Stones For Hunting? Yes, Our Ancestors Can!

Stones have many uses.

They are used as building and decorative elements, aggregates for concrete, components for industrial uses, lime burning, and ingredient for cement.

Most of us are aware of the conventional uses of stones.

A recent discovery proved a somewhat peculiar purpose for which stones were used.

Archeologists have unearthed artifacts that showed how our ancient ancestors used sharpened stones for hunting. That’s long before the human race has utilized modern hunting equipment like bows and arrows, shot guns and air rifles. Just visit Rifle Judge and you’ll be amazed at how far hunting technology have gone through the years.

Hunting during the Stone Age

Pre-historical evidence shows that humans started hunting large animals as early as 500,000 years ago. During this time, humans started to use stone spear tip. The earliest hunting tools that humans used were made of simple wooden sticks with sharpened end which turned them into spears.

Approximately 100,000 years ago, our ancestors learned how to make tools from indigenous materials. Stones, being the most widely available natural resource, were among the very first implements that humans learned to use. Very roughly chipped out or carved stones were attached into long sticks, turning them into more efficient hunting spears.

The sudden spurt in technology allowed the creation of more effective weapons and tools, such as throwing spears, axes and, later, the bow and arrow. From stones humans turned to better materials like ivory, bone, antler, and others.

Peculiar stone hunting tools

Aside from the more commonly used hunting tools, our ancestors also devised some peculiar stone tools for hunting. Spheroids that were discovered in South Africa are now believed to be used as projectile weapons for hunting. Previously, these artifacts were thought to be used as percussive tools for grinding, shaping and carving other materials. But recent studies suggest that their weights were able to produce optimal damage when thrown to their prey, rather than just being used for crafting other tools.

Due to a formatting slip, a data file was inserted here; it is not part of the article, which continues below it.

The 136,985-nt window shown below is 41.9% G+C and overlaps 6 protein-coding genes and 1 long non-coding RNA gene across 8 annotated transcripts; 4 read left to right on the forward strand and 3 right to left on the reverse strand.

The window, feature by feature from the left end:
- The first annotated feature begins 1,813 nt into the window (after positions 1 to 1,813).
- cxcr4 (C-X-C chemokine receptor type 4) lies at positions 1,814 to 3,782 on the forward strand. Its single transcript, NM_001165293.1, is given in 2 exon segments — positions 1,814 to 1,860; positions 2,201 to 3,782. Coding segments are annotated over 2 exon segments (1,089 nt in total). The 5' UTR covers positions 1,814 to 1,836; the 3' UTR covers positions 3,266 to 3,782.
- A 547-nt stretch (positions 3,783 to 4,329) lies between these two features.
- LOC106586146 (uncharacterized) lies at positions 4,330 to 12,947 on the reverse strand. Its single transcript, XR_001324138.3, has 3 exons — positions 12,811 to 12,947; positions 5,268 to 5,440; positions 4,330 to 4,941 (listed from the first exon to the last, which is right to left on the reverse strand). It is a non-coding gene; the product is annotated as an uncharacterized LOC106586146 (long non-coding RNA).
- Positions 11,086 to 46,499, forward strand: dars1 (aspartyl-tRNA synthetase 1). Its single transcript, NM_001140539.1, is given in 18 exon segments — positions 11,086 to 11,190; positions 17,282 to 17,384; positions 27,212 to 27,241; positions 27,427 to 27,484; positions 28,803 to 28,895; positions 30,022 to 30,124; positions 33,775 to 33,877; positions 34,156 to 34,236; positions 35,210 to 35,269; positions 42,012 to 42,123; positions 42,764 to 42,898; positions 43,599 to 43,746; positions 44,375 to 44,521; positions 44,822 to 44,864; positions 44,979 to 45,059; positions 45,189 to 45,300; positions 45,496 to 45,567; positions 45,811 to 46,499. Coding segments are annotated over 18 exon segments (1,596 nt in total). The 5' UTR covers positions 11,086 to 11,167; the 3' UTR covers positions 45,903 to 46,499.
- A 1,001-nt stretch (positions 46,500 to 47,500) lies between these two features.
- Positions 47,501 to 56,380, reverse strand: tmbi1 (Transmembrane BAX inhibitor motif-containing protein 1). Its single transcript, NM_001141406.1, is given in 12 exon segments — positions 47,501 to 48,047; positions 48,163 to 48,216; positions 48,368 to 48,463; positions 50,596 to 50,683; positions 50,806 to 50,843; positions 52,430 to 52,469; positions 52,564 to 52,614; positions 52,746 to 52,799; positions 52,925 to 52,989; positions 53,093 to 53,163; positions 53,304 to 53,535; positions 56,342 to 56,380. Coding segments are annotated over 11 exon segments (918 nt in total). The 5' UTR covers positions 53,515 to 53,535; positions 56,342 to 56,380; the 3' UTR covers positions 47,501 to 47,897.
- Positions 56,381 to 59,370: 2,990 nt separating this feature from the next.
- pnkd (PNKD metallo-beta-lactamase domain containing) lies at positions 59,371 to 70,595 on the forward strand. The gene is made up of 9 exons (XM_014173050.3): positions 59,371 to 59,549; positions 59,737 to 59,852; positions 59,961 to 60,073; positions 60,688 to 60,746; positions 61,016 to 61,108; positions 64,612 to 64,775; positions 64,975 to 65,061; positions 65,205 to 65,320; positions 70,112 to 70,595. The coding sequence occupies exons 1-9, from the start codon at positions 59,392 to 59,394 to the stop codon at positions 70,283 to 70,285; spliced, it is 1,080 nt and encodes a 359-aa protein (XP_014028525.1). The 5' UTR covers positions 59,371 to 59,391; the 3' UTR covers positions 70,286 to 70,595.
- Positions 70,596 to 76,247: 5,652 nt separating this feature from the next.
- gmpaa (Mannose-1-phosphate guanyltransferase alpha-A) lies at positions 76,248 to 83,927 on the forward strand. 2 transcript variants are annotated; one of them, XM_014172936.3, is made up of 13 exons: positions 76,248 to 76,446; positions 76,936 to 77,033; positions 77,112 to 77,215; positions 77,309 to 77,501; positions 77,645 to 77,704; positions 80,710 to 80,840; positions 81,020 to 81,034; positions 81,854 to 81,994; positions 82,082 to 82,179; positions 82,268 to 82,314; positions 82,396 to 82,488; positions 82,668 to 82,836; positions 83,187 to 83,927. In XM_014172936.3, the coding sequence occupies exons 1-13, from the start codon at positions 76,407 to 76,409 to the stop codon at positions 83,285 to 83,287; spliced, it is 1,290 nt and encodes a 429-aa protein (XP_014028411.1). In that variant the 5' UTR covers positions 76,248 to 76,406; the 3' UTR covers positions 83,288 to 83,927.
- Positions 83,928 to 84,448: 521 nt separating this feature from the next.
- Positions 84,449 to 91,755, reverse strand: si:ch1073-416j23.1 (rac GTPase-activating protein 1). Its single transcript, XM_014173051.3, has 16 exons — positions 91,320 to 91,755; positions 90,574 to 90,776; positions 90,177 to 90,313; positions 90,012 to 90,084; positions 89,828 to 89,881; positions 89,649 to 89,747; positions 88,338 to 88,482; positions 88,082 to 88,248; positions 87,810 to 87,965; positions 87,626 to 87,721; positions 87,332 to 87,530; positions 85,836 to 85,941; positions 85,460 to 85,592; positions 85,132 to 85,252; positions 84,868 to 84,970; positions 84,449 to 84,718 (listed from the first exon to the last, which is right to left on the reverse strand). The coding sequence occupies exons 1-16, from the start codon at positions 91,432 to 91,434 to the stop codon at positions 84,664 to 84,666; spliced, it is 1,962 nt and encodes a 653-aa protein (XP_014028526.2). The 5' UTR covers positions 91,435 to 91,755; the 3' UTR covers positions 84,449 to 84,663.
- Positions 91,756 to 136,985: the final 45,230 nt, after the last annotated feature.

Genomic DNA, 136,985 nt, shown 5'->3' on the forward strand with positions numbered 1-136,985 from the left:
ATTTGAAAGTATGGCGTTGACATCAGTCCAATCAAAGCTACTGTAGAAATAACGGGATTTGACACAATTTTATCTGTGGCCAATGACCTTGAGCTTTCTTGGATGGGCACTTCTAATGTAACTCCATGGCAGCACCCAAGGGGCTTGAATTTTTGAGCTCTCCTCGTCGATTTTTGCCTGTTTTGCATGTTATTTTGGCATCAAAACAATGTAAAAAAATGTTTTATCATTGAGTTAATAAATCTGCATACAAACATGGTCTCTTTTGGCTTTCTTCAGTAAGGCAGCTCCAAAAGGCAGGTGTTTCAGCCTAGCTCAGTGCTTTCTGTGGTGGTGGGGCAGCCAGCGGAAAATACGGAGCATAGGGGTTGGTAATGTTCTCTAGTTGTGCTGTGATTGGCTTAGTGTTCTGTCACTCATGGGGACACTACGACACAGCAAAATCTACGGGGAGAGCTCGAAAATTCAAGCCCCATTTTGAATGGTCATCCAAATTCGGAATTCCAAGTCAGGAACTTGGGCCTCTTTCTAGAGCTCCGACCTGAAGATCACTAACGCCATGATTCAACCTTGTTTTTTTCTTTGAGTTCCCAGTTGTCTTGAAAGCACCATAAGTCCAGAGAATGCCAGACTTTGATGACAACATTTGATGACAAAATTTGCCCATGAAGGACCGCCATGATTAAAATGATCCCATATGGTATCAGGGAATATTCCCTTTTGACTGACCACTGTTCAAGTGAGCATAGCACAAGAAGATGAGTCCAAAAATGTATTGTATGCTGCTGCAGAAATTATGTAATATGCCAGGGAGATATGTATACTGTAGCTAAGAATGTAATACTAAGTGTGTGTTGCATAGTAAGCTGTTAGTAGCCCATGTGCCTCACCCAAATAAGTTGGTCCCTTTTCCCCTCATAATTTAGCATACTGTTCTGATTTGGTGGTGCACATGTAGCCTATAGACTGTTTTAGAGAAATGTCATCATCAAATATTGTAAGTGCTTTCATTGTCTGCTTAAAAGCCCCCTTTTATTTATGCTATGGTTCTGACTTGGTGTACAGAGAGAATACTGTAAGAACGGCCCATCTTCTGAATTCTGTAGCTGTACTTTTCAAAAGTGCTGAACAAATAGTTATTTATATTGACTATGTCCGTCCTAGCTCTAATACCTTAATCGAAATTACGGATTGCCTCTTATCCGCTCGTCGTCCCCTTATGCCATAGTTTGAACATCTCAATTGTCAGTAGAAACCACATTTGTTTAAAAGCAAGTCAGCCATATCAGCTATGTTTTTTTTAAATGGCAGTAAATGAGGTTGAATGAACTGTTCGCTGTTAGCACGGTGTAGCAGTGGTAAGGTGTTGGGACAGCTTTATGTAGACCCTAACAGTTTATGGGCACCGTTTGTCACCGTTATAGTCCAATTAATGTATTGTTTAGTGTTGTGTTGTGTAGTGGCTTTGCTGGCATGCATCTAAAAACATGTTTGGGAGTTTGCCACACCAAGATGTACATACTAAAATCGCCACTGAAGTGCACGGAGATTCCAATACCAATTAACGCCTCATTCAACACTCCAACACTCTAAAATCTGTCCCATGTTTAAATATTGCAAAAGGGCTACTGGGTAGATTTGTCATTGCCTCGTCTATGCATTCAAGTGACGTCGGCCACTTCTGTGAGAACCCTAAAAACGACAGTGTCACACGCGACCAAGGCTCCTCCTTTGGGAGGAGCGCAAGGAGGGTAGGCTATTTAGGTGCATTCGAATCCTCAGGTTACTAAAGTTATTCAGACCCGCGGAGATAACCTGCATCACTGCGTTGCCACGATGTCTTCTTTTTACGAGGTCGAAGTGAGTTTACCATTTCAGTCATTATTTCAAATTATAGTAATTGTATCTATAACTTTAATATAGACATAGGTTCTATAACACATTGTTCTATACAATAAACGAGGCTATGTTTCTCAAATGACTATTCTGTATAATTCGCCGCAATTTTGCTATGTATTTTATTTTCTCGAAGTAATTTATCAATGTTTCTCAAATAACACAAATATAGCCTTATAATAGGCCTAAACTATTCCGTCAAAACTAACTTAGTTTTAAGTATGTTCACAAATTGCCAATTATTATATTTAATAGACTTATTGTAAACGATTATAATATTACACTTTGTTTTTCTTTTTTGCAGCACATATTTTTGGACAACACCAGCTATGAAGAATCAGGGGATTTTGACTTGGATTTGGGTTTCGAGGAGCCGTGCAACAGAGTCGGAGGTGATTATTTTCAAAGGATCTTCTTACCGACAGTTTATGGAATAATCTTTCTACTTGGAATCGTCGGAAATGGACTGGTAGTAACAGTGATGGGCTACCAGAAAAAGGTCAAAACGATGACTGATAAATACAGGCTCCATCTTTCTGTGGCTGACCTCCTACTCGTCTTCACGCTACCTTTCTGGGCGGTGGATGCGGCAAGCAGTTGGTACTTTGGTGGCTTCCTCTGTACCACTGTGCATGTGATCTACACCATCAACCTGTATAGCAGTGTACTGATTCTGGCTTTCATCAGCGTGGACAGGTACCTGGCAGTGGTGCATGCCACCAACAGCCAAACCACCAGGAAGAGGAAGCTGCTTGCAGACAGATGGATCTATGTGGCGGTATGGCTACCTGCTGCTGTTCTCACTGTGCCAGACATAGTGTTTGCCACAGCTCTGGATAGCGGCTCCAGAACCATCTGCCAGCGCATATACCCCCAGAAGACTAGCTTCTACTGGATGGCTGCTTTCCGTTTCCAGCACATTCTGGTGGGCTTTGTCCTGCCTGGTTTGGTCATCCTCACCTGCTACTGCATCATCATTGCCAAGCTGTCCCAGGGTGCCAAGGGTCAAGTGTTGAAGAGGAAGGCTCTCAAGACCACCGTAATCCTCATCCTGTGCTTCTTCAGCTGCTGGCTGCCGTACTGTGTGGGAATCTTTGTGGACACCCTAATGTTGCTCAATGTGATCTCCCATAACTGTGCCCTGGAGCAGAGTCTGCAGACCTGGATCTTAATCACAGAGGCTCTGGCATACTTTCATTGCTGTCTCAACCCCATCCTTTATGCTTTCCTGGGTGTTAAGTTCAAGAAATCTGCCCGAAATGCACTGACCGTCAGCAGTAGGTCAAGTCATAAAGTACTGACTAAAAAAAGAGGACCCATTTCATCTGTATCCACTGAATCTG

These early hunters were adept at disc throwing. They were able to hit their target with much precision even at a distance. It allowed the Stone Age hunters to hunt larger animals which they were unable to do so using their sticks and spears. But the precision of these spheroids never compared to the accuracy of modern air rifles. Many of which can be coupled with specialized scopes, like those you can find on this site: http://riflejudge.com/10-best-air-rifle-scopes/. The spheroids served multiple uses in hunting. Aside from being a weapon, they were also very useful in butchering their games.

The Stone Age produced some of the most ingenious hunting tools that vital to the survival of our species. Truly this period of the human race can take pride in the sudden leap of knowledge. Turning stones into crude instruments is something unthinkable, especially for humans who have roamed the earth for a very long time as scavengers.

As we continue to uncover artifacts and learn about our history, we cannot help but admire how our species have developed tremendously through the years! It’s astonishing how early man has learned to use stone for a wide variety of purposes.